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Chapter 5

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Western University
Psychology 2042A/B
Scott Wier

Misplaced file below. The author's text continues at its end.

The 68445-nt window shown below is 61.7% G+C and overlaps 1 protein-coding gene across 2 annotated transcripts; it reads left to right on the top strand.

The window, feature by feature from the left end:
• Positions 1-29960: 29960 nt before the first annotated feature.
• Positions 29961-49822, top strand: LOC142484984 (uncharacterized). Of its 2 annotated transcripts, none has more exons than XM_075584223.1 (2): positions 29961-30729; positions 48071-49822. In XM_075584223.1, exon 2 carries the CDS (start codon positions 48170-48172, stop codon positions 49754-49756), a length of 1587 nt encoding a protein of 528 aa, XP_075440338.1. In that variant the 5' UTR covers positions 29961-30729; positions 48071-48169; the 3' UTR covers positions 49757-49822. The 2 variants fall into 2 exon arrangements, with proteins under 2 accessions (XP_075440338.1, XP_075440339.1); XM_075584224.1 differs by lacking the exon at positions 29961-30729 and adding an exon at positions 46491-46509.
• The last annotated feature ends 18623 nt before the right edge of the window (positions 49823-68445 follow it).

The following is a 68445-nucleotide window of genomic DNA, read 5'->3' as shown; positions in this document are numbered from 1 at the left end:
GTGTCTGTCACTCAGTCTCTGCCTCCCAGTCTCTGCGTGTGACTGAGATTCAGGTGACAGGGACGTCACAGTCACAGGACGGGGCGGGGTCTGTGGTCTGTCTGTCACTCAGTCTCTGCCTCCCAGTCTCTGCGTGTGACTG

Attention-Deficit/HyperactivityDisorder (ADHD) December-22-11 10:22 PM - The disorder was first described more than 100 years ago - DESCRIPTION - Attention-deficit/hyperactivity disorder (ADHD) - describes children who display persistent age-inappropriate symptoms of inattention, hyperactivity, andimpulsivity that are sufficient tocause impairment in major life activities - Inattentive - not focusing on demands of a particular task and behaving carelessly - Hyperactive - constantly in motion - Impulsive - acting without thinking - ADHD has no distinct physical symptom that can be seen in an X-ray or a lab test - Can only be identified by characteristic patterns of behaviour, which vary from child to child - Inaddition to the child's personal suffering, the societal costs of ADHD are also high, with an estimated average cost of ab out 32 billion a year in the US - HISTORY - 1902 -George Stilldescribed symptoms of overactivity and inattention as a disorder and believed the symptoms arose out of poor inh ibitory volition anddefective moral control - 1917 to1926 - children who developed encephalitis (brain inflammation) and survived experienced multiple behaviour problems, including irritability,impaired attention, and hyperactivity These children and others who has suffered birth trauma, head injury, or exposure to toxins displayed behaviour problems labelled brain injured child syndrome (associated with mental retardation) - 1940s/1950s -thelabel brain injured child syndrome was given tochildren displaying similar behaviour but with no evidence of brain damage or mental retardation This led to the terms minimal brain damage and minimal brain dysfunction (MBD) - these terms provided a convenient way to attribute behaviour problems toa physical cause - Brain damage theory was rejected - Late 1950s - hyperkinesis - attributed to the poor filtering of stimulientering the brain Hyperactivechild syndrome - motor overactivity was considered the main feature of ADHD - 1970s -deficits in attention and impulse control were also primary symptoms of ADHD Widely accepted theory - 1980s -interest in ADHD kids increased - sharp rise in stimulant use created controversy which continues today - Central impairments of ADHD - poor self-regulation, difficulty inhibiting behaviour, motivational deficits CORECHARACTERISTICS - Mainfeatures of DSM-IV diagnostic criteria for ADHD 1) Six, or more, of the following symptoms of inattention have persisted for at least 6 months to a degree that is maladaptive and inconsistent with developmental level: Inattention a) Fails to pay close attention to details, makes careless mistakes in schoolwork, work, other activities b) Difficulty sustaining attention in tasks or play activities c) Doesn't seem tolisten when spoken to directly d) Doesn't follow through on instructions, fails to finish schoolwork, chores, duties in workplace e) Difficulty organizing tasks and activities f) Avoids/dislikes/reluctant to engage in tasks that require sustained mental effort (homework) g) Loses things necessary for tasks h) Easily distracted by extraneous stimuli i) Forgetful 2) Six, or more, of the following symptoms of hyperactivity-impulsivity have persisted for at least 6 months to a degree that is maladaptive and inconsistent with developmental level: Hyperactivity a) Fidgets/squirms b) Leaves seat in classroom c) Runs around/climbs excessively in inappropriate situations d) Difficulty playing quietly e) "onthe go"/"driven by a motor" f) Talks excessively Impulsivity g) Blurts out answers before question is completed h) Difficulty awaiting return i) Interrupts/intrudes on others - Todefine the two dimensions of ADHD as inattention and hyperactivity-impulsivity oversimplifies the disorder Each dimension includes many distinct processes that have been defines and measured in various ways Althoughwe discuss attention and impulse control separately, the two are closely related developmentally Attention- helps the child regulate his behaviour, emotions, and impulses - Commoncomplaints about inattention are that the child won't listen, follow instructions, or finish chores/assignments It's not sufficient to say that a child has an attention deficit when there are so many different types of attention The child could have a deficit in only one type or more than one types - Attentionalcapacity - the amount of information we can remember and attend to for a short time Children with ADHD do NOT have a deficit in their attentional capacity - Selectiveattention - the ability to concentrate on relevant stimuliand not be distracted by noise in the environment Distractability -deficit in selective attention ADHD kids are more likely to be distracted by stimulithat are highly salient (important) and appealing - Sustained attention - or vigilance, is the ability to maintain a persistent focus over time or when fatigued Primary attention deficit in ADHD kids is sustained attention They work best on self-paced tasks they've chosen or find interesting that don't require them to sustain their attention - Alerting - an initial reaction to a stimulus and involves the ability to prepare for what is about tohappen - Core features of ADHD - deficits in sustained attention which may be partly related to difficulty in alerting- HYPERACTIVITY-IMPULSIVITY (HI) - The strong link between hyperactivity and impulsivity suggests that both are part of a fundamental deficit in regulating beha viour - Mainproblem in ADHD seems to be one of controlling motor behaviour - Hyperactivity - They are extremely active, but stillaccomplish very little - Even during sleep, recordings of body movements suggests that ADHD kids display more motor activity than others - Largest difference is found when the child is required to inhibit motor activity - Impulsivity - They experience difficulty resisting immediate temptations and delaying gratification - Impulsivity may take several forms Cognitiveimpulsivity - disorganization, hurried thinking, and the need for supervision Behaviouralimpulsivity - calling out in class or acting without considering the consequences; have difficulty inhibiting their response when the situationrequires it Only behavioural impulsivity predicts rule-breaking behaviour - may be a specific sign of increased risk for conduct problems Cognitive and behavioural impulsivity (and inattention) predict problems with academic achievement, esp in reading - SUBTYPES - Subtype -a group of individuals with something in common; symptoms, etiology, problem severity, or likely outcome - Three ADHD subtypes Predominantly inattentivetype (ADHD-PI) - describes children who primarily have symptoms of inattention - Pure attention deficit - Inattentive, drowsy, daydreamy, spacey, in a fog, easily confused - May have a learning disability, process info slowly, hard to remember things, low academics - Anxious and apprehensive, socially withdrawn, may display mood disorders Predominantly hyperactive-impulsive type (ADHD-HI) - describes children who have primarily symptoms of hyperactivity-impulsivity - Rarest group - Includes preschoolers mainly - Problems in inhibiting behaviour and in behavioural persistence - Aggressive, defiant, rejected by peers, suspended by school or placed in special ed classes - Usually younger than kids with ADHD-C, so it's unknown whether they are actually two different subtypes or just the same kids at different ages Combined type(ADHD-C) - describes children who have symptoms of both inattention and hyperactivity-impulsivity - Problems in inhibiting behaviour and in behavioural persistence - Aggressive, defiant, rejected